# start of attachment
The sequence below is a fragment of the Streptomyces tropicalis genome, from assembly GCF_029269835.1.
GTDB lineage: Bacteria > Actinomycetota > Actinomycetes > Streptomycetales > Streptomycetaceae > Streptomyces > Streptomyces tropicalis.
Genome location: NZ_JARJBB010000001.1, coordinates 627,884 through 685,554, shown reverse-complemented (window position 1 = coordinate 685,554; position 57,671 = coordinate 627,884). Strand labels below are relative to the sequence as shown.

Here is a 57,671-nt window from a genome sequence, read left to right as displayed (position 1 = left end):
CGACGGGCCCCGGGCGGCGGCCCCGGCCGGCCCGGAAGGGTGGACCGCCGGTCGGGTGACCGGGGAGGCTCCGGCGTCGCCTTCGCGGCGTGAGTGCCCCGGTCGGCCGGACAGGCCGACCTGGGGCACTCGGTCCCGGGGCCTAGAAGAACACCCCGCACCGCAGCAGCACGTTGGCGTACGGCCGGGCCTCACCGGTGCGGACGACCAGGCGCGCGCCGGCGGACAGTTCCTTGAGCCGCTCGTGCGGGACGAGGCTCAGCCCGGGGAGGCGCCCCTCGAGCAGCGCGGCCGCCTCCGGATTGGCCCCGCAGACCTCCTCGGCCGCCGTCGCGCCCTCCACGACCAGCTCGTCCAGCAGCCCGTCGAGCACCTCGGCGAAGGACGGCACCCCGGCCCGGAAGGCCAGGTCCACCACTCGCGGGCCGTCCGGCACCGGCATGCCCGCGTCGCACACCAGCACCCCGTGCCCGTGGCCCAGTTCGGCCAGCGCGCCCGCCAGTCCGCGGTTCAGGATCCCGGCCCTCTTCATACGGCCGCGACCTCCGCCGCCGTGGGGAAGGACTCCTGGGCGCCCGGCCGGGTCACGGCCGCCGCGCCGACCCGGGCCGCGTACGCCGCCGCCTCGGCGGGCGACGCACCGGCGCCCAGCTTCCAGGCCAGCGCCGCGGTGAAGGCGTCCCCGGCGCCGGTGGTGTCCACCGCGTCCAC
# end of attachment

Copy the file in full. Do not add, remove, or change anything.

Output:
The sequence below is a fragment of the Streptomyces tropicalis genome, from assembly GCF_029269835.1.
GTDB lineage: Bacteria > Actinomycetota > Actinomycetes > Streptomycetales > Streptomycetaceae > Streptomyces > Streptomyces tropicalis.
Genome location: NZ_JARJBB010000001.1, coordinates 627,884 through 685,554, shown reverse-complemented (window position 1 = coordinate 685,554; position 57,671 = coordinate 627,884). Strand labels below are relative to the sequence as shown.

Here is a 57,671-nt window from a genome sequence, read left to right as displayed (position 1 = left end):
CGACGGGCCCCGGGCGGCGGCCCCGGCCGGCCCGGAAGGGTGGACCGCCGGTCGGGTGACCGGGGAGGCTCCGGCGTCGCCTTCGCGGCGTGAGTGCCCCGGTCGGCCGGACAGGCCGACCTGGGGCACTCGGTCCCGGGGCCTAGAAGAACACCCCGCACCGCAGCAGCACGTTGGCGTACGGCCGGGCCTCACCGGTGCGGACGACCAGGCGCGCGCCGGCGGACAGTTCCTTGAGCCGCTCGTGCGGGACGAGGCTCAGCCCGGGGAGGCGCCCCTCGAGCAGCGCGGCCGCCTCCGGATTGGCCCCGCAGACCTCCTCGGCCGCCGTCGCGCCCTCCACGACCAGCTCGTCCAGCAGCCCGTCGAGCACCTCGGCGAAGGACGGCACCCCGGCCCGGAAGGCCAGGTCCACCACTCGCGGGCCGTCCGGCACCGGCATGCCCGCGTCGCACACCAGCACCCCGTGCCCGTGGCCCAGTTCGGCCAGCGCGCCCGCCAGTCCGCGGTTCAGGATCCCGGCCCTCTTCATACGGCCGCGACCTCCGCCGCCGTGGGGAAGGACTCCTGGGCGCCCGGCCGGGTCACGGCCGCCGCGCCGACCCGGGCCGCGTACGCCGCCGCCTCGGCGGGCGACGCACCGGCGCCCAGCTTCCAGGCCAGCGCCGCGGTGAAGGCGTCCCCGGCGCCGGTGGTGTCCACCGCGTCCAC